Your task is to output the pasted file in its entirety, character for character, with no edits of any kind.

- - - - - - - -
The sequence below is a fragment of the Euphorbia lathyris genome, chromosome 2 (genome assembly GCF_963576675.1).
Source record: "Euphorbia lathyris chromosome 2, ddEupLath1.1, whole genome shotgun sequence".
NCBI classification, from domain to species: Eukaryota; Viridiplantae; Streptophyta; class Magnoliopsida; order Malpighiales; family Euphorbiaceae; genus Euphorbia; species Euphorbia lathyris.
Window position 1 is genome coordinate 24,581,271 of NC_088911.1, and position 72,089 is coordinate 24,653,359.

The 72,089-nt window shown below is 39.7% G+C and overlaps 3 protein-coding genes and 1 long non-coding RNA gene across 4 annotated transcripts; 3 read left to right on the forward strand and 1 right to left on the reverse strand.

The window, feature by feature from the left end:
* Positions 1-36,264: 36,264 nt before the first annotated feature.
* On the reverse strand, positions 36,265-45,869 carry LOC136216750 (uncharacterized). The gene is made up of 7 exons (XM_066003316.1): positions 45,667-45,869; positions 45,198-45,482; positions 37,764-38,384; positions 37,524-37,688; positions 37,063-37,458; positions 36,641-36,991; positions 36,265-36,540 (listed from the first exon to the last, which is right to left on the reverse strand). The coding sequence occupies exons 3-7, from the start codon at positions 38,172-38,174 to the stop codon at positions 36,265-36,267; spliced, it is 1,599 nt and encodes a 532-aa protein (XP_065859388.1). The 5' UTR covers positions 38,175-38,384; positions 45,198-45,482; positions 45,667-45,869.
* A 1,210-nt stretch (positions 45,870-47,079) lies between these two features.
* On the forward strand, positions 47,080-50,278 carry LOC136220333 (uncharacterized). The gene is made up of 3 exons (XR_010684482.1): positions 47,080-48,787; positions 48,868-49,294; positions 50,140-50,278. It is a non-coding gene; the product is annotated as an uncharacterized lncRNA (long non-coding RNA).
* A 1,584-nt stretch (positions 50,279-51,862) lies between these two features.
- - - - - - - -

The sequence below is a fragment of the Euphorbia lathyris genome, chromosome 2 (genome assembly GCF_963576675.1).
Source record: "Euphorbia lathyris chromosome 2, ddEupLath1.1, whole genome shotgun sequence".
NCBI classification, from domain to species: Eukaryota; Viridiplantae; Streptophyta; class Magnoliopsida; order Malpighiales; family Euphorbiaceae; genus Euphorbia; species Euphorbia lathyris.
Window position 1 is genome coordinate 24,581,271 of NC_088911.1, and position 72,089 is coordinate 24,653,359.

The 72,089-nt window shown below is 39.7% G+C and overlaps 3 protein-coding genes and 1 long non-coding RNA gene across 4 annotated transcripts; 3 read left to right on the forward strand and 1 right to left on the reverse strand.

The window, feature by feature from the left end:
* Positions 1-36,264: 36,264 nt before the first annotated feature.
* On the reverse strand, positions 36,265-45,869 carry LOC136216750 (uncharacterized). The gene is made up of 7 exons (XM_066003316.1): positions 45,667-45,869; positions 45,198-45,482; positions 37,764-38,384; positions 37,524-37,688; positions 37,063-37,458; positions 36,641-36,991; positions 36,265-36,540 (listed from the first exon to the last, which is right to left on the reverse strand). The coding sequence occupies exons 3-7, from the start codon at positions 38,172-38,174 to the stop codon at positions 36,265-36,267; spliced, it is 1,599 nt and encodes a 532-aa protein (XP_065859388.1). The 5' UTR covers positions 38,175-38,384; positions 45,198-45,482; positions 45,667-45,869.
* A 1,210-nt stretch (positions 45,870-47,079) lies between these two features.
* On the forward strand, positions 47,080-50,278 carry LOC136220333 (uncharacterized). The gene is made up of 3 exons (XR_010684482.1): positions 47,080-48,787; positions 48,868-49,294; positions 50,140-50,278. It is a non-coding gene; the product is annotated as an uncharacterized lncRNA (long non-coding RNA).
* A 1,584-nt stretch (positions 50,279-51,862) lies between these two features.